BOSTON ( TheStreet) -- When I moved into my modest one-bedroom apartment in a town six miles northwest of Boston in June 2012, I was euphoric. The price, though a bit high for me, would be manageable with careful budgeting, and the location was perfect.
With the upcoming renewal of my lease this past June, though, I was told my rent would increase $100 a month. At an 8.3% increase, not only was the raise much higher than any rent increase I had had in my 15 years as a renter, but it was also considerably higher than what the landlord had previously raised other tenants' rents in the past.
I realized the increase would be a big blow to my budget, but grudgingly decided to renew, as moving would have been the more expensive and tedious option. But before the ink was even dry on the new lease -- and actually, several weeks before my new lease term had even begun -- I was told via my landlord's broker that the rent for my unit would be increased by at least another $150 per month for the 2014 lease renewal. This would mean a 20% increase in my rent in only two years time.
It would seem I am not alone. In August, I reported on the exponential rise in rents in metropolitan areas across the country -- an annual average increase of 3.9% in 25 of the largest rental markets in the country -- with Boston experiencing a 5.5% increase.
A report released in December by the Joint Center for Housing Studies of Harvard University reveals that more and more people are becoming "rent burdened" -- that is, paying a disproportionate amount of their monthly income toward rent. The report estimates that one in two households are now paying more than 30% of their incomes toward rent, and one in four are spending more than half.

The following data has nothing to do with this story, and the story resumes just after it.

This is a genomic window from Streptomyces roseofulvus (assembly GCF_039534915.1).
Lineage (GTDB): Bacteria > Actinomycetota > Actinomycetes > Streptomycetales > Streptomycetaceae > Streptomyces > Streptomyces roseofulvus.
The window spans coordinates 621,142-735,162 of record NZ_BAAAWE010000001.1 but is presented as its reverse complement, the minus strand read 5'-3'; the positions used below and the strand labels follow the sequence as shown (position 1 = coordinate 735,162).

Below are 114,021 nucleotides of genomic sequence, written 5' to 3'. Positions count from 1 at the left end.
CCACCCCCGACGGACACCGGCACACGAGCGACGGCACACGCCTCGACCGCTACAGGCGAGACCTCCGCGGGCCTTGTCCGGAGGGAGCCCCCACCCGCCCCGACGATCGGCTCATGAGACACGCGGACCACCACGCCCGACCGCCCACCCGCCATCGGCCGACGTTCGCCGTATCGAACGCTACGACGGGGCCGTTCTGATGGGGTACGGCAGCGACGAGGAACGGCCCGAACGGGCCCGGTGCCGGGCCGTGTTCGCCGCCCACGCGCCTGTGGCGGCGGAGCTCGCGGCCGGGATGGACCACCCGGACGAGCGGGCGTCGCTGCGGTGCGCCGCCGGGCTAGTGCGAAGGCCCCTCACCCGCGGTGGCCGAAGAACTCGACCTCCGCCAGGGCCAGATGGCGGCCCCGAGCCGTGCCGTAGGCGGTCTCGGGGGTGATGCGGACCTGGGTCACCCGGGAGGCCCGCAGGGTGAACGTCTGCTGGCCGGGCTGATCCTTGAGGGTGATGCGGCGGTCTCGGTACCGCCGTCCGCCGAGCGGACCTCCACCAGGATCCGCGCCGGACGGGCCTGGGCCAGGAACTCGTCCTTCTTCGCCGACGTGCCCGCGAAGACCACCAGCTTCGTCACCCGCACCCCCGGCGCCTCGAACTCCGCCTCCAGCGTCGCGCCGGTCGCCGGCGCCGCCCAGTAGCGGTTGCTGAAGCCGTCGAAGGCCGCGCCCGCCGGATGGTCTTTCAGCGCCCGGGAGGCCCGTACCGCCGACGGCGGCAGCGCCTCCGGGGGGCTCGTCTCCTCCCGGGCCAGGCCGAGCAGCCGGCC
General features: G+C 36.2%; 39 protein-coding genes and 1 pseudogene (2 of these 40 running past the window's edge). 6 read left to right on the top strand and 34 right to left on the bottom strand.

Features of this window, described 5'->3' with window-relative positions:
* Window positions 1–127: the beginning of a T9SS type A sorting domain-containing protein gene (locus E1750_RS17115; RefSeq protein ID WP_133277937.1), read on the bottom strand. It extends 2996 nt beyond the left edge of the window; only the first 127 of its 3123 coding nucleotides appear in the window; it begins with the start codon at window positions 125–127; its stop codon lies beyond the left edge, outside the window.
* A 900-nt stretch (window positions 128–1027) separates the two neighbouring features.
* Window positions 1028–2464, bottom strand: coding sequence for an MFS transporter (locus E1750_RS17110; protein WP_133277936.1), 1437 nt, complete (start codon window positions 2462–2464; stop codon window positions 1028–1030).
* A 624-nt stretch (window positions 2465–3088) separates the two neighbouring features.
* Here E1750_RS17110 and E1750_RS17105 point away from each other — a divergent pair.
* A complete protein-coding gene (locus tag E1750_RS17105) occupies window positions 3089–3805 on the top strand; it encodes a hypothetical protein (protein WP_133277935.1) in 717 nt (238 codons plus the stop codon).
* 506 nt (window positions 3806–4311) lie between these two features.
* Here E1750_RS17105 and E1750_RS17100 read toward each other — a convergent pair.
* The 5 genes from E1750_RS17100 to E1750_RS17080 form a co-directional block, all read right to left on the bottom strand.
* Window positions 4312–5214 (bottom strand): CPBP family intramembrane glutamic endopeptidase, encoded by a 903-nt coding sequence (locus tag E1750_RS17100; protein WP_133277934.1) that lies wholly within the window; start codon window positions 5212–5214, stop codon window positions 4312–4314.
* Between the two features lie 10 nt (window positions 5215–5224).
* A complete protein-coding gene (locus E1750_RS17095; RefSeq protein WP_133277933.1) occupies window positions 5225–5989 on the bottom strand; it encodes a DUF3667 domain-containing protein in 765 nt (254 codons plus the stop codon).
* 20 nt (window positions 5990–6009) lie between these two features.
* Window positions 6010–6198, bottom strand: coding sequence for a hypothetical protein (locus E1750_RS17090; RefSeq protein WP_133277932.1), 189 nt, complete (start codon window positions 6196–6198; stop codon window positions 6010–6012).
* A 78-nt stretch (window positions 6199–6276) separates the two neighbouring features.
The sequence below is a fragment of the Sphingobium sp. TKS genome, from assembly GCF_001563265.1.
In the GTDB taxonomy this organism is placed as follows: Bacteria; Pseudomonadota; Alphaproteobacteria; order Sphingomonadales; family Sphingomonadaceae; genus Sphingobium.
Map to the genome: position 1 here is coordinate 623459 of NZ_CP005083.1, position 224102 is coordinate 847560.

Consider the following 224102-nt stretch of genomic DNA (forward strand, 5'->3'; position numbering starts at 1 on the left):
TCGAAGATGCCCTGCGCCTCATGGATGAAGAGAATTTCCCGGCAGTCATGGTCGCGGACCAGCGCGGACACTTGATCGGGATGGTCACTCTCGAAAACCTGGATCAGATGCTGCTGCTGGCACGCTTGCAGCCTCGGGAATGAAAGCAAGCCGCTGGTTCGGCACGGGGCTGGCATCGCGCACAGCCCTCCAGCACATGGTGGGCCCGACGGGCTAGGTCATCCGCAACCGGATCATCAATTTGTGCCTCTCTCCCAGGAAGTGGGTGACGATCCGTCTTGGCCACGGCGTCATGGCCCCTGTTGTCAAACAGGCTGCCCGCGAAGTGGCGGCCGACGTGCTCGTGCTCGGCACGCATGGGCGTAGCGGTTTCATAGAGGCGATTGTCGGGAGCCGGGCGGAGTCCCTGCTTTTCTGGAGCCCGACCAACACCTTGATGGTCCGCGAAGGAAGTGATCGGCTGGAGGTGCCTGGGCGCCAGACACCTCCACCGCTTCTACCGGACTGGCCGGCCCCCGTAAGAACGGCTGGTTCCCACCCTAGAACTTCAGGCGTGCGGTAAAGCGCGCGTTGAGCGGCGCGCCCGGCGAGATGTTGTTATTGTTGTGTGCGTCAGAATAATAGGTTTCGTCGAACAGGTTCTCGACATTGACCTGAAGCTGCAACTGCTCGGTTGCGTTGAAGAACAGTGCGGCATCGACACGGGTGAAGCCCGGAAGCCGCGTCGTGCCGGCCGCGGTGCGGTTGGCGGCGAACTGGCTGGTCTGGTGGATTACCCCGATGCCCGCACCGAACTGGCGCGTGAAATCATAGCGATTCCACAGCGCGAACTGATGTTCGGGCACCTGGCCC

Nearly half of the nation's renters (46%) have an annual income below $30,000, with 22% of them making less than $15,000 a year. More "moderate" income earners -- those making between $30,000 and $74,999 -- make up 37% of the rental market.
"Affordability problems for American renters have skyrocketed over the past decade both in number and the share of renters facing them," the center's blog says. "The inability of so many to find housing they can afford dramatically impacts the health and well-being of renters."
Though the report mentions that young adults account for the largest share of renters entering the market, it also says that many in this age group are opting to stay in or return to their parents' homes to make ends meet.
"My rent was increased $480 dollars [a month]," says Carla, a 32-year-old speech therapist who lives in Queens, N.Y. "Between student loans and rent, I may go live back home."
Carla is part of a rising demographic: those who make too much money to qualify for assistance but who are still struggling to pay their bills, including rent. This is especially the case in larger metro areas.